But the fate of the facility depends on the broader conflict and the complicated local reconstruction policy. Perhaps Ukraine will keep the area, in which case there will be the same old dispute over cleaning up the plant versus preserving the thousands of jobs there. “It’s easy to say things to the media, but the reality is that it’s going to be political,” says Weir. What if Russia has that land? “Is Russia going to invest the amount of money that will be needed in these areas? I don’t know,” she says. “It’s going to be a big problem to deal with.”

One thing that could push Ukraine toward continued environmental reform is the country’s ambition to join the European Union, which requires compliance with the bloc’s environmental laws as a prerequisite for admission. But financing that transition will be a challenge, regardless of the political situation when the war ends. Initially, there was a push towards hold Russia responsible for the costs, including environmental damage. That would potentially be a task for the UN General Assembly, which could pass a resolution to freeze and repurpose Russian funds abroad. But despite calls for reparations from Ukraine, that push seems to have decreased among its allies, says Weir, as some countries like the US seem to recognize the precedent such action would set.

That money may come from other sources, from international environmental groups or from the European Union, which is now considering how to help fix the country. “There is talk of this kind of Marshall Plan for Ukraine,” says Krzysztof Michalak, senior program manager at the Organization for Economic Co-operation and Development, who has been monitoring the environmental situation. “There is a plan for a reconstruction fund, so a lot of money.”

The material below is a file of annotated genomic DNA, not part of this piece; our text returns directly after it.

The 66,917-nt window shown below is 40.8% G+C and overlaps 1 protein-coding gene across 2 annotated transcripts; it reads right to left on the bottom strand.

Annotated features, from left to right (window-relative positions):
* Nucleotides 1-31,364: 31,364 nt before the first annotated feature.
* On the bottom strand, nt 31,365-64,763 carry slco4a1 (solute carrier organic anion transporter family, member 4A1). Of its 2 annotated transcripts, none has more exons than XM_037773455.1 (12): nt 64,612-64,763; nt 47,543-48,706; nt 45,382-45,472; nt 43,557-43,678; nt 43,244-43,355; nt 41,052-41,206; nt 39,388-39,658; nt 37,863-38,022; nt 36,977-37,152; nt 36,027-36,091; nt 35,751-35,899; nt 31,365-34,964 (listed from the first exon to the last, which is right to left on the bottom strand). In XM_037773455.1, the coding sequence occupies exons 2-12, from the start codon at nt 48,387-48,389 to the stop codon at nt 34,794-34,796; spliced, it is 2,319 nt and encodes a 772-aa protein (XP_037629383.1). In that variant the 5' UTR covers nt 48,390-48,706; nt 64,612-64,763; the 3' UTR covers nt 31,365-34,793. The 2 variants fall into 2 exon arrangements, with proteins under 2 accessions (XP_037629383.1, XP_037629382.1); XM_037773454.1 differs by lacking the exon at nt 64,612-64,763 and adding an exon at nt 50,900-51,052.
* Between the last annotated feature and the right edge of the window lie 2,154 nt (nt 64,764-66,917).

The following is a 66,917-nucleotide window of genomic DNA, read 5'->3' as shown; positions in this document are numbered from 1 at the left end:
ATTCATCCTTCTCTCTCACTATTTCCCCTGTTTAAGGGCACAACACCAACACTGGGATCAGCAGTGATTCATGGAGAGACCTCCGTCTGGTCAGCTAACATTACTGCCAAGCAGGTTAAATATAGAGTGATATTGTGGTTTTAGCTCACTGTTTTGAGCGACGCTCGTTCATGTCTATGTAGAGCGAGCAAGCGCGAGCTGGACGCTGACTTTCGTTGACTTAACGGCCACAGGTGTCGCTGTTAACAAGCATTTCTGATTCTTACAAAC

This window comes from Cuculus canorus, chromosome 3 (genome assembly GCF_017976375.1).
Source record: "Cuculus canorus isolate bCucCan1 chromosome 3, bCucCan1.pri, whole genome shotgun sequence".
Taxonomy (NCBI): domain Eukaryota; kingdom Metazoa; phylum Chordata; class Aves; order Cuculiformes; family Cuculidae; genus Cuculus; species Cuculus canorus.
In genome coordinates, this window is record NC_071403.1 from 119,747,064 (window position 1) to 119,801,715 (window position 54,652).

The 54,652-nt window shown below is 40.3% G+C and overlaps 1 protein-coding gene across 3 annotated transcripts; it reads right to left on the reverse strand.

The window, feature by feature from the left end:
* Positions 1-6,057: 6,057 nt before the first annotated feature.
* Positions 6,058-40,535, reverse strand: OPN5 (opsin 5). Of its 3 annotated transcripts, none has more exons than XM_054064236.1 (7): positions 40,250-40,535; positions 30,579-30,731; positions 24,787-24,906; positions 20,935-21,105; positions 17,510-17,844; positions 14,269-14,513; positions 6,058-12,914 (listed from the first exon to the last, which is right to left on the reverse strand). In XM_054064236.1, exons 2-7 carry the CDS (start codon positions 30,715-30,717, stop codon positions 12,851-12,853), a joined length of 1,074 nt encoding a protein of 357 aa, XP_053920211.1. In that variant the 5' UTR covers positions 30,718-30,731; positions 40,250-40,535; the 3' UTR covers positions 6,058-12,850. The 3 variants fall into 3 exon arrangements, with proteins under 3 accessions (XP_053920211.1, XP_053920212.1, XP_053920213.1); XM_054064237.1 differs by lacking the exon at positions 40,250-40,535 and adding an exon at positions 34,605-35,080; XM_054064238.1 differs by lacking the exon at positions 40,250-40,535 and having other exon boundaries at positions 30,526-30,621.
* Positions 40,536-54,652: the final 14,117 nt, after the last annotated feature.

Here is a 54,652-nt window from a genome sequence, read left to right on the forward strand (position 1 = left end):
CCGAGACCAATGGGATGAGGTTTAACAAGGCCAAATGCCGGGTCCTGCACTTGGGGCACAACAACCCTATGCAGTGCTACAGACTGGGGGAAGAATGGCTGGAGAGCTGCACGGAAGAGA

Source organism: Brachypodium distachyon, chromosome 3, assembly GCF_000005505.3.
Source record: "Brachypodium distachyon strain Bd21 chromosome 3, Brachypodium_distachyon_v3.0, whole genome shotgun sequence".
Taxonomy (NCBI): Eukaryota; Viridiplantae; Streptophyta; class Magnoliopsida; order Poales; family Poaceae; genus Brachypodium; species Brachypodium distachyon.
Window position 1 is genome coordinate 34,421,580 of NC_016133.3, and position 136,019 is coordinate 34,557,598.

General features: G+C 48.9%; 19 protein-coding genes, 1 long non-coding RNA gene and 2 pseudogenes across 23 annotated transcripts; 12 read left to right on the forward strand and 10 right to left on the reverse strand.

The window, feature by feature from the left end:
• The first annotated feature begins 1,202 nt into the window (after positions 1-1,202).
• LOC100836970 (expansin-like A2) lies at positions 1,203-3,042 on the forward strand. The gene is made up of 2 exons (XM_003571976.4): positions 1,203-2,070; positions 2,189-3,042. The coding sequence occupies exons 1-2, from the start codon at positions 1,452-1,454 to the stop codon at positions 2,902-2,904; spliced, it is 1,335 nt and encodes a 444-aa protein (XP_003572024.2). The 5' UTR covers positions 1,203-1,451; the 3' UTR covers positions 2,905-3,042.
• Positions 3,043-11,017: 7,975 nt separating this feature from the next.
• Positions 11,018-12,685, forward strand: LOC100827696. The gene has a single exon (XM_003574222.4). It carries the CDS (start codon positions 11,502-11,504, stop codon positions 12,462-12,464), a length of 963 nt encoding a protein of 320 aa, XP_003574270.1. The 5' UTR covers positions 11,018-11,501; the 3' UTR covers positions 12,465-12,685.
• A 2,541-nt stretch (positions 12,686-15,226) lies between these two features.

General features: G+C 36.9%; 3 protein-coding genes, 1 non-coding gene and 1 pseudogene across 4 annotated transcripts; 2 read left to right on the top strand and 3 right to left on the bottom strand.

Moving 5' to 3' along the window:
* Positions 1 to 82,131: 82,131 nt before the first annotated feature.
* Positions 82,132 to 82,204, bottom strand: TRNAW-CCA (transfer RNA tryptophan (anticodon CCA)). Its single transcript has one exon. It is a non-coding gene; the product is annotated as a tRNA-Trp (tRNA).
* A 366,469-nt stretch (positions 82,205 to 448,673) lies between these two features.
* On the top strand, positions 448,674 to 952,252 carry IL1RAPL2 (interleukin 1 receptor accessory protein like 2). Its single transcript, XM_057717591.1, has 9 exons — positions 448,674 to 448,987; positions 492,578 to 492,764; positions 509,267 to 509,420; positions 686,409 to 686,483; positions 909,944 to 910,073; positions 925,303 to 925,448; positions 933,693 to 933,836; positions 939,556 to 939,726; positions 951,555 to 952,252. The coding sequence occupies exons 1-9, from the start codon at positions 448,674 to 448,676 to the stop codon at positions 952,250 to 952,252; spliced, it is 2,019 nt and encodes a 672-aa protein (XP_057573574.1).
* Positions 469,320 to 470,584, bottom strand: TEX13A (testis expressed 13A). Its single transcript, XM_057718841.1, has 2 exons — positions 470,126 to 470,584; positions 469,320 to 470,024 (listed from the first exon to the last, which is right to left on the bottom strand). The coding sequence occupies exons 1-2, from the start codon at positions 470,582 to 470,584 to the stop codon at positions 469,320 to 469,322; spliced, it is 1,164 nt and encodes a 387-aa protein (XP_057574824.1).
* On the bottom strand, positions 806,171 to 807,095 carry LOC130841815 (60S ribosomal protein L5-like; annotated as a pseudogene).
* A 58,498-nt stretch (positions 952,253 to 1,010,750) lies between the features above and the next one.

The question will be what to prioritize. Ukraine’s water, power and transportation systems are all in shambles and urgently need fixing for the good of the people. And a postwar deployment of renewable energy you need to avoid possible drawbacks. For example, hydroelectric dams significantly alter river ecosystems. And you wouldn’t want to install solar panels or wind turbines in a way that requires cutting down even more trees. As a potential solution, Vasyliuk suggests prioritizing solar-powered agriculture in polluted areas.

But as the price of renewable energy deployment falls, rebuilding a green Ukrainian economy is more feasible than ever. “Green reconstruction is still a good investment,” says Michalak. “It’s not as expensive as it seems.”